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About Flipped Classrooms

What is the 'Flipped Classroom'?

Flipped learning pedagogy stems from the premise of inquiry-based and egalitarian
with the growing access to vast information through the internet, the traditional model of
teacher as the sole steward of knowledge has become obsolete (Jenkins et al., 2017).

The flipped classroom is a blended learning strategy with the aim to improve student
engagement and outcomes. It is not a new concept and can be equated with pedagogies such
as active learning, peer instruction, case-based or problem-based learning, or, any blended
learning strategy that requires students to prepare learning before they meet and engage with
peers in purposeful activities.

As the Higher Education Academy (HEA) states, 'there is a huge range of different blended
approaches; the balance between online and face-to-face components, and the integration of
other methods, depends on the needs of learners and the context within which the learning is
implemented.' (2017)

The key purpose of the flipped classroom is to provide a greater focus on students' application
of conceptual knowledge rather than factual recall or straight transfer of information (See
Diagram 1). Therefore the design of purposeful activities becomes

Diagram 1: Learning opportunities of the flipped classroom (adapted from Gerstein)

The role of technology

The growing accessibility and sophistication of educational technologies opens up increasing

possibilities for students to explore, share and create content. Technology can support flipped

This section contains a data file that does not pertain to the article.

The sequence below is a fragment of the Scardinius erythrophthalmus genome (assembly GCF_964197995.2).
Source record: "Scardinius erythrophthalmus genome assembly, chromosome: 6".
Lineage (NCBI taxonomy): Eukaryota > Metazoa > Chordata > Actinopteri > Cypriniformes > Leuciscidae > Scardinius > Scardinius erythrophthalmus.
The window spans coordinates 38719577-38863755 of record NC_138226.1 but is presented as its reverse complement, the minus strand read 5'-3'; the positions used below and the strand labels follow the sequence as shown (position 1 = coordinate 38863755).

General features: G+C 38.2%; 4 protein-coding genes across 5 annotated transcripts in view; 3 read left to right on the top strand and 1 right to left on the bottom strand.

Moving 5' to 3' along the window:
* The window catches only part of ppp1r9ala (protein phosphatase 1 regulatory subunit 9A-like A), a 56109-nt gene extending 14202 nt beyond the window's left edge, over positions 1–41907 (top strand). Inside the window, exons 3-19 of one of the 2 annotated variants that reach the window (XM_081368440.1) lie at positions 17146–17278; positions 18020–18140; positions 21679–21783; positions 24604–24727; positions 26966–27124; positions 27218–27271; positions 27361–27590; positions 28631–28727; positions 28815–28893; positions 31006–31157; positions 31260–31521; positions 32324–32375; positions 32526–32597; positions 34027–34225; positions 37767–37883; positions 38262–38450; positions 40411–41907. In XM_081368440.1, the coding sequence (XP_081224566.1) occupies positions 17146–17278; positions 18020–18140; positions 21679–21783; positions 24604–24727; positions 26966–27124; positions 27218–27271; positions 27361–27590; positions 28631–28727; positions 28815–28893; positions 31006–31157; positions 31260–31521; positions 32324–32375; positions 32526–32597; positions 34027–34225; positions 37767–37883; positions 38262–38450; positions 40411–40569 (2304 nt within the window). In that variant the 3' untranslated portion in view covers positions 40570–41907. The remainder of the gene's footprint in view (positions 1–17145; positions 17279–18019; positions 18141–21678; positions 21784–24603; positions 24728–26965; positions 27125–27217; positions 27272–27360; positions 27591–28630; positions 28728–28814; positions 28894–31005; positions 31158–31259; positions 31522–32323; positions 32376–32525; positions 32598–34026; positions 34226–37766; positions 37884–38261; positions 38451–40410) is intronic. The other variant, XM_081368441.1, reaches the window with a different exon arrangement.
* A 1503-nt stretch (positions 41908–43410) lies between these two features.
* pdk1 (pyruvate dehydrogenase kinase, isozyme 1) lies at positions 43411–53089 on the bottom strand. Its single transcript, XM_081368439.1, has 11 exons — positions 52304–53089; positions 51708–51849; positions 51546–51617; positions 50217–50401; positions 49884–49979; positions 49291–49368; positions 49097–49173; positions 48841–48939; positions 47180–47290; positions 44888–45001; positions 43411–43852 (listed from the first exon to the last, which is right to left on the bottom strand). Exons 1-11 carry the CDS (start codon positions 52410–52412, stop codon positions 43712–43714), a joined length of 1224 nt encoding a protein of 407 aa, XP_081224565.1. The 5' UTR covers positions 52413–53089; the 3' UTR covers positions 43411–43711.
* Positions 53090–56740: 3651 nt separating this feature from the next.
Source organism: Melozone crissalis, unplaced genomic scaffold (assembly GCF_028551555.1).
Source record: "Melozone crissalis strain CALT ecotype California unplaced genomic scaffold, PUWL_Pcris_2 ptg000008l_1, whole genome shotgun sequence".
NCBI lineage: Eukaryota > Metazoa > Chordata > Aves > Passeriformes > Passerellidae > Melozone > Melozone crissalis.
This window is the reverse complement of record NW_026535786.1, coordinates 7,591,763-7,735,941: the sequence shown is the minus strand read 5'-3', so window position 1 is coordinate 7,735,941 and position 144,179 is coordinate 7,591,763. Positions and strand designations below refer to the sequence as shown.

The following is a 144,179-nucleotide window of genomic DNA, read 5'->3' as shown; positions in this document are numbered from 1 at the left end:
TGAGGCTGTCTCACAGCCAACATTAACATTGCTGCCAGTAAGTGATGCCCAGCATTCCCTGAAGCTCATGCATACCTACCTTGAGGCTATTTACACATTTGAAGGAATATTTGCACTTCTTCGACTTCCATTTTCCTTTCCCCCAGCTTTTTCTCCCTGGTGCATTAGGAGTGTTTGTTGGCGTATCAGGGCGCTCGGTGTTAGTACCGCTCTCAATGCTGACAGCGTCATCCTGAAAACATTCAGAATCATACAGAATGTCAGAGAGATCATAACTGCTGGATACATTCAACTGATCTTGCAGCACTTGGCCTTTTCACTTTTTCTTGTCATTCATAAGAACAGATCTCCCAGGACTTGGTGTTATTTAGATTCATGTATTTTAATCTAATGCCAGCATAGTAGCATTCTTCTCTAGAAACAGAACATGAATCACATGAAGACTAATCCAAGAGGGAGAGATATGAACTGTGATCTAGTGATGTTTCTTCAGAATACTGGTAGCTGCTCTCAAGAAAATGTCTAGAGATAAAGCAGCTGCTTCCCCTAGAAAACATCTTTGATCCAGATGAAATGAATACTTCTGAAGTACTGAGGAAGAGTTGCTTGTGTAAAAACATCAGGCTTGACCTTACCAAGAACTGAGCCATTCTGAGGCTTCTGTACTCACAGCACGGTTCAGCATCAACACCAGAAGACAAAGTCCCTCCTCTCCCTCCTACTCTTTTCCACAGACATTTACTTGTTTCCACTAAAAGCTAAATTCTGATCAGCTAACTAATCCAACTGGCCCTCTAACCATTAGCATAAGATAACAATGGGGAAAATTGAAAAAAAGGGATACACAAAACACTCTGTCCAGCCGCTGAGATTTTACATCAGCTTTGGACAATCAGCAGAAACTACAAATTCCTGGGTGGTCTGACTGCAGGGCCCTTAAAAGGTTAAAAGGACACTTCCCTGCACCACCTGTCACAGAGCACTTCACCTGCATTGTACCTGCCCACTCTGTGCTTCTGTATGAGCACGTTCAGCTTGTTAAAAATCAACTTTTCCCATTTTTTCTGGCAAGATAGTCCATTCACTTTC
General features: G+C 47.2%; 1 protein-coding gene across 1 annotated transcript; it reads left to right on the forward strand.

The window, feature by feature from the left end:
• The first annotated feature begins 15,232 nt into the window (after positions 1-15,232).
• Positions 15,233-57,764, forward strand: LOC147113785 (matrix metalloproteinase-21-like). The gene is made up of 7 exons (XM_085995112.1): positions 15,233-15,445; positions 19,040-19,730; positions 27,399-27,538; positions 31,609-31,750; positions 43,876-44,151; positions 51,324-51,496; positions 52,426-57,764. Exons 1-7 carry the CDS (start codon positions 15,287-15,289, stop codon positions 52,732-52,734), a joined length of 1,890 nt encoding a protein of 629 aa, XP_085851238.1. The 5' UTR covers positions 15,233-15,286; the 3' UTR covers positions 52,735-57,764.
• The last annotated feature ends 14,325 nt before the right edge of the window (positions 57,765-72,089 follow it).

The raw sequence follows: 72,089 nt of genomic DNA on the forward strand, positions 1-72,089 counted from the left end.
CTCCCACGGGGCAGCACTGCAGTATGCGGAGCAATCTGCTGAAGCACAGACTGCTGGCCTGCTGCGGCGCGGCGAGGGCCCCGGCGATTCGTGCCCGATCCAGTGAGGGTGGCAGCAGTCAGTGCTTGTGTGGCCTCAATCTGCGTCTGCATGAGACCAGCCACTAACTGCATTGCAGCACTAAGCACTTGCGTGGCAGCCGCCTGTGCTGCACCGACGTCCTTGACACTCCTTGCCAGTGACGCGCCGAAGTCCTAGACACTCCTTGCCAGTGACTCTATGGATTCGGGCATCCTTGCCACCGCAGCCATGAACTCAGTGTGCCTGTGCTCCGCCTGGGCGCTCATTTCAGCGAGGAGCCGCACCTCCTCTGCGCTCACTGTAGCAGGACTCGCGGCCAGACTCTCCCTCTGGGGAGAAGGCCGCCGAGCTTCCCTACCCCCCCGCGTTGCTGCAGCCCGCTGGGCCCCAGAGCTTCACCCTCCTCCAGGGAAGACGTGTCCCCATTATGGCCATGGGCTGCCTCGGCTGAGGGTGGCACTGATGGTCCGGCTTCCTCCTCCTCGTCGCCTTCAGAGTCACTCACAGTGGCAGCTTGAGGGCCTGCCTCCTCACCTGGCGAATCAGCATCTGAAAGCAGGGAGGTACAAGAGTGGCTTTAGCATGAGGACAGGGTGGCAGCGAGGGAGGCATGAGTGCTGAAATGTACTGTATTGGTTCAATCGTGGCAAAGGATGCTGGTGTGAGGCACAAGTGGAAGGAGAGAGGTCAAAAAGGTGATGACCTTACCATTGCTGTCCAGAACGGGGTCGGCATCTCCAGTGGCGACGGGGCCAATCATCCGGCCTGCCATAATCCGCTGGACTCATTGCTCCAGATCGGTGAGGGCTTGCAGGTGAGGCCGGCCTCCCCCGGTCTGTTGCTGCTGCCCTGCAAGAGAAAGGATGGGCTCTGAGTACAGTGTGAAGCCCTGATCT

classrooms through the following affordances:

 Capture content for students to access at their own convenience and to suit their pace
of learning (e.g. lecture material, readings, interactive multimedia),

 Curate content for students to gather their own resources.

 Present learning maerials in a variety of formats to suit different learner styles and
multimodal learning (e.g. text, videos, audio, multimedia),

 Provide opportunities for discourse and interaction in and out of class (e.g. polling
tools, discussion tools, content creation tools),

 Convey timely information, updates and reminders for students (e.g micro-blogging,
announcement tools),

 Provide immediate and anonymous feedback for teachers and students (e.g. quizzes,
polls) to signal revision points,

 Capture data about students to analyse their progress and identify ‘at risk’ students
(e.g. analytics).

Technologies to support the flipped classroom

The eLearning team at UQ support Technology Enhanced Learning through eLearning Systems,
staff support and eLearning projects. Staff guides are available for a range of tools contained in
the Blackboard Learning Management System (Learn.UQ) to support course design and e-

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University Of Queensland Australia